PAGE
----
• [0060]
    The groove-like inlet 24′ has radial channel sections 224 that are arranged in a star shape and have bores 225 at their outer end points.
  • [0061]
    The groove-like inlets 23′, 24′ are provided with through bores at their end points in such a way that on the subjacent perforated plate 29 the fluid A and the fluid B can be alternately guided to circularly arranged through bores 27 a, 27 b, . . . and 28 a, 28 b . . . , without any significant pressure loss.
  • [0062]
    The mixing plate 20 shown in a top view in FIG. 2 has inlet channels 15 a, 15 b, . . . for fluid A and inlet channels 16 a, 16 b, . . . for fluid B and a swirl chamber 6. The inlet channels 15 a, b . . . and 16 a, b . . . are arranged equidistantly around the swirl chamber 6 and discharge tangentially into the swirl chamber. As seen from the top, each inlet channel has a curved tear-drop shape with a cross section tapering in the direction of the swirl chamber. The bottom plate shown in FIG. 1 has an outlet 25 in the form of a through bore, which—when the plates are stacked on top of one another—is positioned such that it is fluidically connected with a central area of the mixing plate 20. The bores 27 a, 27 b, . . . and 28 a, 28 b, . . . of the perforated plate 29 are likewise arranged in a circle such that the inlet channels 15 a, 15 b, . . . and 16 a, 16 b, . . . are each in fluidic contact with a bore. The inlet channels 15 a, 15 b and 16 a, 16 b . . . each discharge tangentially into the swirl chamber 6, which is formed by a circular chamber in the plane of the mixing plate 20. The structures of the inlet channels 15 a, 15 b, . . . and 16 a, 16 b . . . and the structures of the swirl chamber 6 are formed as openings that go through the material of the mixing plate 20, so that these structures have the same depth. The subjacent bottom plate 22 and the superjacent perforated plate 29 cover these structures, which are open to two sides, so that channels or chambers are formed.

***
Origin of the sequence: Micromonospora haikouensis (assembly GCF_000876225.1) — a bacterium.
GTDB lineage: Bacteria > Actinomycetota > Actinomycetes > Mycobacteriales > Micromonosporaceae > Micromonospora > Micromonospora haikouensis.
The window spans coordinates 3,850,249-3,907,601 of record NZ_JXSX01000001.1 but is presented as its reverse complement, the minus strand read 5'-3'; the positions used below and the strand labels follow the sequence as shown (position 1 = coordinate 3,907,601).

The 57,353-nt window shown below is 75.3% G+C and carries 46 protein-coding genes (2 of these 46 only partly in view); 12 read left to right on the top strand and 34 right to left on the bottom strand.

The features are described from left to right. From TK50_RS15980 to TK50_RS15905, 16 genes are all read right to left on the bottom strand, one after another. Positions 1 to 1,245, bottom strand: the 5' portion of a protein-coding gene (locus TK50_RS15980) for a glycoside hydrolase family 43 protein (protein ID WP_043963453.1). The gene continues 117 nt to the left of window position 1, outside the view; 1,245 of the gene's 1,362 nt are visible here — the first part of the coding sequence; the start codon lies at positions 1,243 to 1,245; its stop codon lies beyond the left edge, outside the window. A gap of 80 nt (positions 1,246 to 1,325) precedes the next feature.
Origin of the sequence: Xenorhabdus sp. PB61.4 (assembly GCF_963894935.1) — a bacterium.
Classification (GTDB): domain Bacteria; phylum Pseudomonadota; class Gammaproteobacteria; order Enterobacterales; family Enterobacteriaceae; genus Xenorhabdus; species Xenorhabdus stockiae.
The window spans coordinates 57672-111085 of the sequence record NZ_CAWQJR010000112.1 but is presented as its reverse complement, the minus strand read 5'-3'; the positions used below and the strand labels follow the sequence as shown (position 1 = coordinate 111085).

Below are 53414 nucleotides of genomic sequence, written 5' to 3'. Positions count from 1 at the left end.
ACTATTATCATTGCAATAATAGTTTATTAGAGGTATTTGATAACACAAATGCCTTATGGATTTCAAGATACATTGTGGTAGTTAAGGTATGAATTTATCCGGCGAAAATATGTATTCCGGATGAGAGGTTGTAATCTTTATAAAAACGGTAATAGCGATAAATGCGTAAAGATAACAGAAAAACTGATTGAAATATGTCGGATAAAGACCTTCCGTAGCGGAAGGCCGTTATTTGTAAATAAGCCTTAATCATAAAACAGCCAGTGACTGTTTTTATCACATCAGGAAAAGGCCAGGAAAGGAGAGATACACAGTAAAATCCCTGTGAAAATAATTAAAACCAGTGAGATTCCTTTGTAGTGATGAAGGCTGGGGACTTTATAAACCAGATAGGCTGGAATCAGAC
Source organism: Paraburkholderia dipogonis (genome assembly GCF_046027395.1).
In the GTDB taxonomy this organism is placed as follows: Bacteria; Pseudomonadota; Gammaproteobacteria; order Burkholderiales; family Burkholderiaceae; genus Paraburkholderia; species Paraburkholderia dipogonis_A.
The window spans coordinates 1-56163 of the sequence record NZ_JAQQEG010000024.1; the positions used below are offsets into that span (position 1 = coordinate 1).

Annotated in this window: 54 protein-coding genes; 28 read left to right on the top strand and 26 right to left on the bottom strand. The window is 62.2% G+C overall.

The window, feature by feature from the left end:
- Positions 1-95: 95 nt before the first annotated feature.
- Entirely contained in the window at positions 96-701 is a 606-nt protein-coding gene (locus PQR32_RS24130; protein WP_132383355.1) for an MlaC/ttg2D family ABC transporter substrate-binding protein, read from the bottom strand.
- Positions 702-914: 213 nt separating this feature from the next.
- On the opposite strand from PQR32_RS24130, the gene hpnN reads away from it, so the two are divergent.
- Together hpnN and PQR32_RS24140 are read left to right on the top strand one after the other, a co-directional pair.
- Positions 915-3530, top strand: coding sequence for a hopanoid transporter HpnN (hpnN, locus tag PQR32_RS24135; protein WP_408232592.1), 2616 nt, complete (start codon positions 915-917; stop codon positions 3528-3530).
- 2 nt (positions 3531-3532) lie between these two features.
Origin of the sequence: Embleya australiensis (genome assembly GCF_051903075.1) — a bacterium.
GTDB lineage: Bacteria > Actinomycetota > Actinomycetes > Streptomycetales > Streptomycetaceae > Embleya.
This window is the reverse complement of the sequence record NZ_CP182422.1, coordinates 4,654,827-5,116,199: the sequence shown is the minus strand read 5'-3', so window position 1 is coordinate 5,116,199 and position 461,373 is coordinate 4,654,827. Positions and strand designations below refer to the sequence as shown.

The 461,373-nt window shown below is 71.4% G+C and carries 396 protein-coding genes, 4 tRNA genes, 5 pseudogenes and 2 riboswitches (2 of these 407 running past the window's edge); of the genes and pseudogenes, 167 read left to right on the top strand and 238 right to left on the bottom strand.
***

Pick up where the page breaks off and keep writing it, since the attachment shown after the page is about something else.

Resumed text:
• [0063]
    When the micromixer 1 is ready for operation, the plates 21, 26, 29, 20 and 22 depicted separately here are stacked on top of one another and are fluidically interconnected so as to form a seal, such that the open structures, e.g. grooves and bores or openings, are covered to form channels and chambers. The stack of plates 21, 26, 29, 20 and 22 thus obtained can be accommodated in a mixer housing that is equipped with suitable fluidic connections for introducing two fluids and for removing the resulting fluid mixture. In addition, the housing can apply a closing force to the stack of plates for a fluid-tight connection. It is also feasible to operate the stack of plates as a micromixer 1 without a housing. For this purpose, fluidic connections, e.g. hose couplings, are advantageously connected with the inlets 23, 24 and the outlet 25 of the cover plate 21 and the bottom plate 22.